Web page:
Plans for the legalization of marijuana for adults in Canada have been rolled out thanks to the Cannabis Act.
And since the federal government has set a target launch date of July, 2018, there’s a prevailing question on everyone’s mind: how should the plant be sold and distributed once it’s legalized?
To weigh the pros and cons, Daily Hive took a look at what the weed-legalizing act actually means for members of the public.
The Cannabis Act
Once implemented, it will allow those aged 18 or over to to legally grow and purchase limited amounts of cannabis products, as well as being in possession of the equivalent of up to 30 grams of dried cannabis in a public place.
Products that will be allowed include; fresh or dried cannabis, cannabis oil, cannabis plants, and seeds for cultivation.
Edibles made with cannabis won’t be made legally available for purchase, but you will be able to take them at home for your personal use.
All cannabis products will be produced by a federally-licensed grower and must be bought from a provincially, or federally approved seller.
Cannabis products will have to be promoted to the public in a factual form, as opposed to celebrity endorsement or appealing to youth.
It will be illegal for anyone to possess a cannabis plant that is budding or flowering, or more than four cannabis plants that are not budding or flowering.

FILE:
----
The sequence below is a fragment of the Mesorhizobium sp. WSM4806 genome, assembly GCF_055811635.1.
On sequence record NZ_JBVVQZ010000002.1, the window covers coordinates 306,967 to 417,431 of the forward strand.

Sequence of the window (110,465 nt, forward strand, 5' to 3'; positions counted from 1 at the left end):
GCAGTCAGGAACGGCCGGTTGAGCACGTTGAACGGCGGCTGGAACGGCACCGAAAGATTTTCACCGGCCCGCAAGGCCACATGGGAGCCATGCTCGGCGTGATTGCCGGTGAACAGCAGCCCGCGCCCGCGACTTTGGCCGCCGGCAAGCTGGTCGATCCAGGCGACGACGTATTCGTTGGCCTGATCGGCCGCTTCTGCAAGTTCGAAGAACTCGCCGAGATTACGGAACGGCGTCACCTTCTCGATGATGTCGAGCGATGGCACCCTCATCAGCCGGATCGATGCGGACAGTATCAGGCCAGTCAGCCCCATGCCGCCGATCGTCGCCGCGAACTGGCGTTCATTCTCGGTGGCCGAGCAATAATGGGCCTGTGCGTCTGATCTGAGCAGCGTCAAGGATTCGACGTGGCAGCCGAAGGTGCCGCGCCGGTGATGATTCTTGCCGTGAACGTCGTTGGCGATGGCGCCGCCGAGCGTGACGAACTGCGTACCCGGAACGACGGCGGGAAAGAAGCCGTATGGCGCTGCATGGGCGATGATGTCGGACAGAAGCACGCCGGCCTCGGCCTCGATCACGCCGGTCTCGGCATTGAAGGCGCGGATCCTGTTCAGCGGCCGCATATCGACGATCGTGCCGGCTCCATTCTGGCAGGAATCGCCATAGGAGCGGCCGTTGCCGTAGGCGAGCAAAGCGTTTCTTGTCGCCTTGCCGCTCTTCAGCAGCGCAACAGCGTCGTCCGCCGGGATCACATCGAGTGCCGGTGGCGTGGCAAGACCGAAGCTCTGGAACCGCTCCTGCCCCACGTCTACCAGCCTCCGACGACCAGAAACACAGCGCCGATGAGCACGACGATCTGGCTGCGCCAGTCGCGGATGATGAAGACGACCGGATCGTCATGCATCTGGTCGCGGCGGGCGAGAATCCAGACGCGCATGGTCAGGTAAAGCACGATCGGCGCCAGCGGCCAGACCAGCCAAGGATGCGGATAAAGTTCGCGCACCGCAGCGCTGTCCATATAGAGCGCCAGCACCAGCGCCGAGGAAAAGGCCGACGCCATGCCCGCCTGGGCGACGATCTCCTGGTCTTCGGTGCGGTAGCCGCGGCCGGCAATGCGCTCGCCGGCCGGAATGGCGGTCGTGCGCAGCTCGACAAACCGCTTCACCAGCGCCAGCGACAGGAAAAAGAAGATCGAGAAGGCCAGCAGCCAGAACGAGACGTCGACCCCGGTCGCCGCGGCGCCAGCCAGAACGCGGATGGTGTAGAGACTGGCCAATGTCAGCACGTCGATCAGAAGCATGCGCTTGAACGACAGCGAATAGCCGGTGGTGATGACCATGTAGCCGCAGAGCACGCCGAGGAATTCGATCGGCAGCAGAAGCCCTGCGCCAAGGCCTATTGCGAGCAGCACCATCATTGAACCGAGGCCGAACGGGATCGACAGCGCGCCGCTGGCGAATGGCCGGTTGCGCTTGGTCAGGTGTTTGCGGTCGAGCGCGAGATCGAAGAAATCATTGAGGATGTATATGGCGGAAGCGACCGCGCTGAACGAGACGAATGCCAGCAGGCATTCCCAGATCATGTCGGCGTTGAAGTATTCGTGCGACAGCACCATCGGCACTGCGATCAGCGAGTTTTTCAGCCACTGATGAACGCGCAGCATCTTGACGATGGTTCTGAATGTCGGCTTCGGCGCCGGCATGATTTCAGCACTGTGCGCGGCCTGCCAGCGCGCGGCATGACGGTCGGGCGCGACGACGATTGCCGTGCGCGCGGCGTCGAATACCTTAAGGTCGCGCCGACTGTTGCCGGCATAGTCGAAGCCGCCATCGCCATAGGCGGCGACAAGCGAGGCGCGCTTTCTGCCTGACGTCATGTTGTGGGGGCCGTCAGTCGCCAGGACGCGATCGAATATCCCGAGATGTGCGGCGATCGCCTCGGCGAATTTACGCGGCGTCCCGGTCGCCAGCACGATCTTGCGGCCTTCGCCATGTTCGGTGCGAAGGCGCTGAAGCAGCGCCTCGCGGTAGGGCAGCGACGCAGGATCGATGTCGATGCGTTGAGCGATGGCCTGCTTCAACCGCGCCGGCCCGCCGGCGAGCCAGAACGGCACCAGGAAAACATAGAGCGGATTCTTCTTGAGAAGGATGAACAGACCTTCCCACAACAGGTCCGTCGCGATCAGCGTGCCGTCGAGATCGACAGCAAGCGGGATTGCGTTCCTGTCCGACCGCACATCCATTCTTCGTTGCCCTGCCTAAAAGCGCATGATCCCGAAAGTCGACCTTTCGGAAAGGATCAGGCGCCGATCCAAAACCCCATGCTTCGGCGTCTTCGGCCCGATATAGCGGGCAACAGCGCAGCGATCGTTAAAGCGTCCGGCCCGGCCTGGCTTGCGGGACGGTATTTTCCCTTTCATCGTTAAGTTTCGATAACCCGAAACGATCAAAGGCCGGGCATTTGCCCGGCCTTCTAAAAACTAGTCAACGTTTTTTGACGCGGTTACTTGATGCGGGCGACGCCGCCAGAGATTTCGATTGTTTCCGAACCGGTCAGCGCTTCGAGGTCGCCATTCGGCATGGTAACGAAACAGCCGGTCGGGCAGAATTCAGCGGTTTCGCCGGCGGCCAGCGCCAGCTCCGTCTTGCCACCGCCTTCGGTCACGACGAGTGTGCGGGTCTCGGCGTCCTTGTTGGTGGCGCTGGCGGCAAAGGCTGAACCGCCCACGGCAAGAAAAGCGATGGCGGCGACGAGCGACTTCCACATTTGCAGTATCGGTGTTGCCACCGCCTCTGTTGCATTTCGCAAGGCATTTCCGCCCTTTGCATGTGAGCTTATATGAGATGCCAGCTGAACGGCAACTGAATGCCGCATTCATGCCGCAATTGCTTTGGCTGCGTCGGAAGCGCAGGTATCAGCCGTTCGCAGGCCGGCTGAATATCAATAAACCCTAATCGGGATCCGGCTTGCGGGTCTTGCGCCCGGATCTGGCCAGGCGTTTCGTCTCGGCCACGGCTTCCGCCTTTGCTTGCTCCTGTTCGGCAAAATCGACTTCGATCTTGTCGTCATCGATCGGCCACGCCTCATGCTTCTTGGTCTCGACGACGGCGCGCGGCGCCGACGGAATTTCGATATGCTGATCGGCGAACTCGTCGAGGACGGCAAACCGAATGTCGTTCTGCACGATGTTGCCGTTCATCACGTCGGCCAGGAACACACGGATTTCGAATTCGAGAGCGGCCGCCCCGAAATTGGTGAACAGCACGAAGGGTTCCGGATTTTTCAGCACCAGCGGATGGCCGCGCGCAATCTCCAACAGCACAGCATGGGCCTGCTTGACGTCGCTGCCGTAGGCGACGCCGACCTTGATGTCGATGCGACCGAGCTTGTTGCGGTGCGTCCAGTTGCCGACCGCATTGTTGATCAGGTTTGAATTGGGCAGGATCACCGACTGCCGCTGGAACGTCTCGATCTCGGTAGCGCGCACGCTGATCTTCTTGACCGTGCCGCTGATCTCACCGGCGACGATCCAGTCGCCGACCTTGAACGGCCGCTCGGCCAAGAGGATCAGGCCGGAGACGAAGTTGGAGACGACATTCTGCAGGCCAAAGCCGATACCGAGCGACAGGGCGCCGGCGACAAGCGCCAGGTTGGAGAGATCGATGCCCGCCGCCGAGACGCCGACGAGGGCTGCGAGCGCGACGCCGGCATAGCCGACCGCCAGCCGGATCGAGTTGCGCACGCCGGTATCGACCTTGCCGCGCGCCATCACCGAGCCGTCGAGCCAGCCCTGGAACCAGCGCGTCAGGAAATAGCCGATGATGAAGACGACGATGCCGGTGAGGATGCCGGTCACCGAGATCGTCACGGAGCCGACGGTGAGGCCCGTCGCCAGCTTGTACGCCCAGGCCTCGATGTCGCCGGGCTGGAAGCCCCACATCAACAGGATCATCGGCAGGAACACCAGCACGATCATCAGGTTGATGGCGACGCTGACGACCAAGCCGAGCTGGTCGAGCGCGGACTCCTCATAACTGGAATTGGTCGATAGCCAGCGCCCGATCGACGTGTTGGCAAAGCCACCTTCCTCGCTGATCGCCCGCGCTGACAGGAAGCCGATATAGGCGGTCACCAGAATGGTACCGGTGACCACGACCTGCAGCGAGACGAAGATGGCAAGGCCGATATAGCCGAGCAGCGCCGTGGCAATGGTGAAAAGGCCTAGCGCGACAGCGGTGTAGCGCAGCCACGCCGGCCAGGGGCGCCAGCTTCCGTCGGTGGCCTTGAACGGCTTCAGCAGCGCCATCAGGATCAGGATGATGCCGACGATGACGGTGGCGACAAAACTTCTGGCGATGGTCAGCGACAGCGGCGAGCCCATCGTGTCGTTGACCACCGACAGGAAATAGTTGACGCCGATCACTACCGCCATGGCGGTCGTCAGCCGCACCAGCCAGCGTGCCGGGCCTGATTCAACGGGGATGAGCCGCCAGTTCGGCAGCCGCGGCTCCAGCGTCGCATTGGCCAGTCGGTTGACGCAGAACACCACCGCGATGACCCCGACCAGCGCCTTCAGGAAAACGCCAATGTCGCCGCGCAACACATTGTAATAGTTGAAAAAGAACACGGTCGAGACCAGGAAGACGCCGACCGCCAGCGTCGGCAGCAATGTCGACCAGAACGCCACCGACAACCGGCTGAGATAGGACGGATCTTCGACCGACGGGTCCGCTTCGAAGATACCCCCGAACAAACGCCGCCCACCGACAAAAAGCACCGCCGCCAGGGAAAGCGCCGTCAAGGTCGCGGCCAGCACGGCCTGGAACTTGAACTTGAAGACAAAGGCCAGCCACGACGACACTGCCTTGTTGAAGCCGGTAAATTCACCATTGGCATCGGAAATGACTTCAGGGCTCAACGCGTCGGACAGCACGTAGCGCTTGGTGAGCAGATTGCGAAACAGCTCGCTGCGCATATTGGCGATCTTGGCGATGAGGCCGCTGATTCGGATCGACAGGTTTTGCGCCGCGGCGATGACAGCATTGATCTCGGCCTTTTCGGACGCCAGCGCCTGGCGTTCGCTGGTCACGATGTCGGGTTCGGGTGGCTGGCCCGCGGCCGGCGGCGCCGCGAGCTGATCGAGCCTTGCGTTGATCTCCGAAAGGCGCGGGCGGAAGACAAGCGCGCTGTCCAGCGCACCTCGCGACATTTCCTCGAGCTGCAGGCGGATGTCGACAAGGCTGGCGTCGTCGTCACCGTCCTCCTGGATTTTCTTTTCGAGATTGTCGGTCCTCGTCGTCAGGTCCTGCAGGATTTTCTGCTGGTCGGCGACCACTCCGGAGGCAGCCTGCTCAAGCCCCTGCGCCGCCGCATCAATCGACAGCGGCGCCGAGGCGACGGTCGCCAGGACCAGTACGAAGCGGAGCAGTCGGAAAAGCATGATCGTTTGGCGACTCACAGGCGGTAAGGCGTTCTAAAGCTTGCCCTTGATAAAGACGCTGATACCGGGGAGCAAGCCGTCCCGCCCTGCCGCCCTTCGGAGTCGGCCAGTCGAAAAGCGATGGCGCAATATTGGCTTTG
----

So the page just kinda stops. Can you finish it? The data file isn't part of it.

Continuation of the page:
And it will also be illegal for an organization to possess cannabis products.
Growing marijuana at home
If you grow cannabis at home, you’ll need to follow a set procedure once the new bill turns into law.
The maximum number of cannabis plants permitted to be cultivated, propagated or harvested in anyone home will be four – regardless of the number of people living there.
Unless approved by Health Canada, all cannabis plants cultivated, propagated or harvested must not be taller than 100 centimetres, not including the roots.
It will be illegal for anyone aged 18 or above to cultivate, propagate or harvest, or to offer to do so, a cannabis plant from seed or plant material known to be illicit.
Distribution of cannabis
Ontario was the first province to set up a framework detailing the ways in which it will handle the change when it comes into effect. This includes planning government-run shops and cracking down on illegal dispensaries.
Federal Justice Minister, Jody Wilson-Raybould, is now leading the conversation and discussing options for distribution and regulation. So too are members of the Community Business Organization (CCBO) — based on general marijuana consumption in Vancouver and Toronto.
You can share your thoughts on the possible options for the selling and distribution of cannabis by taking the below poll.